Fellow veterans offer funds, support for comrade jailed in Westboro case


WICHITA, Kan. — Veterans from across the country are reaching out to support a Kansas man charged with conspiracy to commit aggravated battery and other crimes against members of a controversial Topeka, Kan., church, saying they know what he has gone through since he lost his legs in Afghanistan.

Michael O’Connell, a Vietnam veteran from New Jersey, said he will fly out to Kansas to help Ryan Newell, 26, of Marion, Kan., if necessary.

O’Connell said he was 19 when he went to Vietnam and didn’t get help for emotional problems until 40 years later.

“We were shut down for many, many years,” O’Connell said Friday.

He emphasized that he understood why Newell would want to act out against Westboro Baptist Church, whose members regularly protest at military funerals, saying soldiers die because of the country’s tolerance of homosexuality.

“He’s probably struggling, and I understand his
anger,” O’Connell said. “He’s a patriot. He probably needs help. You
can’t go through that change in your life… without help.”

Many veterans called The Wichita Eagle newspaper late last week wanting to know how to help pay to get Newell out of the Sedgwick County Jail and pay for his lawyers.

Some said they did not condone his actions:
Sheriff’s officers say they stopped Newell on Tuesday when they noticed
him following members of the church on their way back from Mulvane.
Investigators say he initially told officers that he was protecting
church members; later he said he was a reserve law enforcement officer.

Sheriff’s officers say they found his vehicle backed into a spot in the City Hall parking lot while Westboro members were inside discussing safety concerns with Wichita police officials.

The weapons charges accuse Newell of unlawfully
carrying and concealing or possessing with “intent to use” an M4 rifle,
.45-caliber Glock handgun and .38-caliber Smith and Wesson handgun. Besides the weapons, Newell also had more than 90 rounds of ammunition in his vehicle, sources said.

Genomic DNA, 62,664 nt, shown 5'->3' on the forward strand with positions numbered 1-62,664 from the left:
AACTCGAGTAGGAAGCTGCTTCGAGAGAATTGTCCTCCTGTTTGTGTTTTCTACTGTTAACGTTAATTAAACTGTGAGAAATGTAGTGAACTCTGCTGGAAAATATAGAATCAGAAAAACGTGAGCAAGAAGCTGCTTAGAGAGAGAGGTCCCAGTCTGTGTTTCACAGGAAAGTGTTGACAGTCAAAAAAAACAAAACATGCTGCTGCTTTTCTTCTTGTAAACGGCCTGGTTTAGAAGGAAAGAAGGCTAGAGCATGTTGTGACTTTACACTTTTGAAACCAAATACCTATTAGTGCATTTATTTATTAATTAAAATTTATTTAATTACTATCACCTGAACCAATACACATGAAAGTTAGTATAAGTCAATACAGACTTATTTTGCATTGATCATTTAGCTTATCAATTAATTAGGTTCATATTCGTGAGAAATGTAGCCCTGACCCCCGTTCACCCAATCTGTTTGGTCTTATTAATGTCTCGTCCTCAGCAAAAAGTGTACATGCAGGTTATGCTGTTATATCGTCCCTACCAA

Al Shrigley of Maine, a Vietnam veteran who served in the Army, plans to “write him a note and tell him that I’ll do what I can to help him.

“To me what these people do at the funerals of the
fallen soldiers is equal to somebody burning the American flag in my
presence. If somebody did that I would gladly, with a big smile from
ear to ear, go to jail because I would not allow it to happen.”

He called the church’s protests at military funerals
a “terrible, terrible thing” and said they are dishonoring the very
people who helped preserve their right to freedom of speech.

“I don’t know the Phelpses from the Schmelpses, but my God, don’t you dare do it in front of me,” Shrigley said.

Westboro spokeswoman Shirley Phelps-Roper said she expects Newell to be treated as a hero.

The church issued a news release Thursday that said
anyone “who pays a dime for (Newell’s) legal matters is a
co-conspirator and enemy of God.”

Rob Zettle, a professor of psychology at Wichita State University, said it’s likely people will see Newell as sympathetic.

Many people who might not ordinarily approve of what
Newell is accused of doing may feel differently because of the Phelps

“But another piece is who the ‘stalker’ is,” Zettle
said. “It’s hypothetical, but if you or I were arrested for stalking
the Phelpses, people might not have the same reaction to our arrest.
This is obviously someone who has paid a dear price for his service in
the military. He’s certainly a sympathetic character.”

Kim Parker, the chief deputy district attorney in Sedgwick County, said she recognizes “that the public’s sympathies may weigh heavy.”

But, Parker added, “We decide cases based on the
facts and the law. We don’t decide cases based on whether we like or
dislike the victim or the suspect.”

Jerry Jackson, a Wichita veteran, is organizing a fund for Newell and other veterans.

Jackson said he knows Newell through the American
Legion Riders. Friends have said that Newell rides a three-wheeled
motorcycle, or trike.

“There’s a group of us who ride together,” he said.

A fund has been set up through Medical Community Credit Union, and donations can be made on Newell’s behalf there.

Other groups have started funds for Newell’s defense as well.

Jackson said his desire to help doesn’t mean he believes what Newell is accused of doing is right.

“I don’t condone what he done, but people just do not understand mentally what these vets go through,” Jackson said.

Jackson said nobody he has talked to who knew Newell “saw this coming.”

“Ryan is not alone in this. These vets need help,” Jackson said. “I have met and associated with hundreds and hundreds of Ryan Newells.”


(c) 2010, The Wichita Eagle (Wichita, Kan.).

Visit the Eagle on the World Wide Web at http://www.kansas.com/

Distributed by McClatchy-Tribune Information Services.


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